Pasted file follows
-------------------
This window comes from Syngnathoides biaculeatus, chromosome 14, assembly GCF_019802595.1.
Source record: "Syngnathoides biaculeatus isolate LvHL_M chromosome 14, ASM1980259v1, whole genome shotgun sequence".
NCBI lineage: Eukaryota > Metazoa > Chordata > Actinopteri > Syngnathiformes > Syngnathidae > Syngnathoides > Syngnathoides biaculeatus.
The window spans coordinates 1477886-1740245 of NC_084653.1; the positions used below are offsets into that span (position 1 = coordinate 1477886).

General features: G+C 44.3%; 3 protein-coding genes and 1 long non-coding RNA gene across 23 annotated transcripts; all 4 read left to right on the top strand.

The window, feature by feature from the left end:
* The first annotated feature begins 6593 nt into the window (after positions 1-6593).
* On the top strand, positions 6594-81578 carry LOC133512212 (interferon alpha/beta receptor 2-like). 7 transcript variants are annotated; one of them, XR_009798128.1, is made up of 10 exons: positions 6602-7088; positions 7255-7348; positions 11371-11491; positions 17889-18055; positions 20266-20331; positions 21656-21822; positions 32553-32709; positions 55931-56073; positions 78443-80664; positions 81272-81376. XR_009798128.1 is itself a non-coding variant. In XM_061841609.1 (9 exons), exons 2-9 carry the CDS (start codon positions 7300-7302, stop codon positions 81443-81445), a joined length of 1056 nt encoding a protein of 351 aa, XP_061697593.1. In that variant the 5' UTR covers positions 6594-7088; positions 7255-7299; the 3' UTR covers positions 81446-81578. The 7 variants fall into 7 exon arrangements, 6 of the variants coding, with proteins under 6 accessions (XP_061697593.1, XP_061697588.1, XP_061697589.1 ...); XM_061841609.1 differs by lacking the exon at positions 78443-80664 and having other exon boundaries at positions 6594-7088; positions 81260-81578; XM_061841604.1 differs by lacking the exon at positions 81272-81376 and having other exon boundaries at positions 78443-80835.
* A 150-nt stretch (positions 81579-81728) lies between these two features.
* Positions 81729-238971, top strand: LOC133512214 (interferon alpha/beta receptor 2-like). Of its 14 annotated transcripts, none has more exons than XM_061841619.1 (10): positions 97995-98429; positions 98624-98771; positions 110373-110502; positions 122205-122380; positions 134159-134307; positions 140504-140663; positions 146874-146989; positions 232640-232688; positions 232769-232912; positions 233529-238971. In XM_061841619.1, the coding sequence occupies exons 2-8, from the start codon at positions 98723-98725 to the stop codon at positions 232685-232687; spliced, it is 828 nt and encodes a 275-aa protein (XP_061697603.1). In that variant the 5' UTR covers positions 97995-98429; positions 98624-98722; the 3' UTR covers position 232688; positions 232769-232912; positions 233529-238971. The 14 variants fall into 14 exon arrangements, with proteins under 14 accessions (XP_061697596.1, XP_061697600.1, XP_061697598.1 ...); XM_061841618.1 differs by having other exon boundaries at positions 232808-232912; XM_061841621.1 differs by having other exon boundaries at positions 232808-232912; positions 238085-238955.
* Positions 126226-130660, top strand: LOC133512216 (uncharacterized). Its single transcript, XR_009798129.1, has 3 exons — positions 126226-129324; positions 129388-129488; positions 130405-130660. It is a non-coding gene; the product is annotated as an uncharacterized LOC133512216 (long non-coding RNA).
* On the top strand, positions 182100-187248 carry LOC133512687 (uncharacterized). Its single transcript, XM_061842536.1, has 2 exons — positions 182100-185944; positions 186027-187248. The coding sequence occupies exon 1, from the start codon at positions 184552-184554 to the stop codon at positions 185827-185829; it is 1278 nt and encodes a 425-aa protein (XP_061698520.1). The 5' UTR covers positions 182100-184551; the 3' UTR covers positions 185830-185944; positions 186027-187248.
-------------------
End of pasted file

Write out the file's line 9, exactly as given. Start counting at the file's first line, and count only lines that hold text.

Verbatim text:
* A 150-nt stretch (positions 81579-81728) lies between these two features.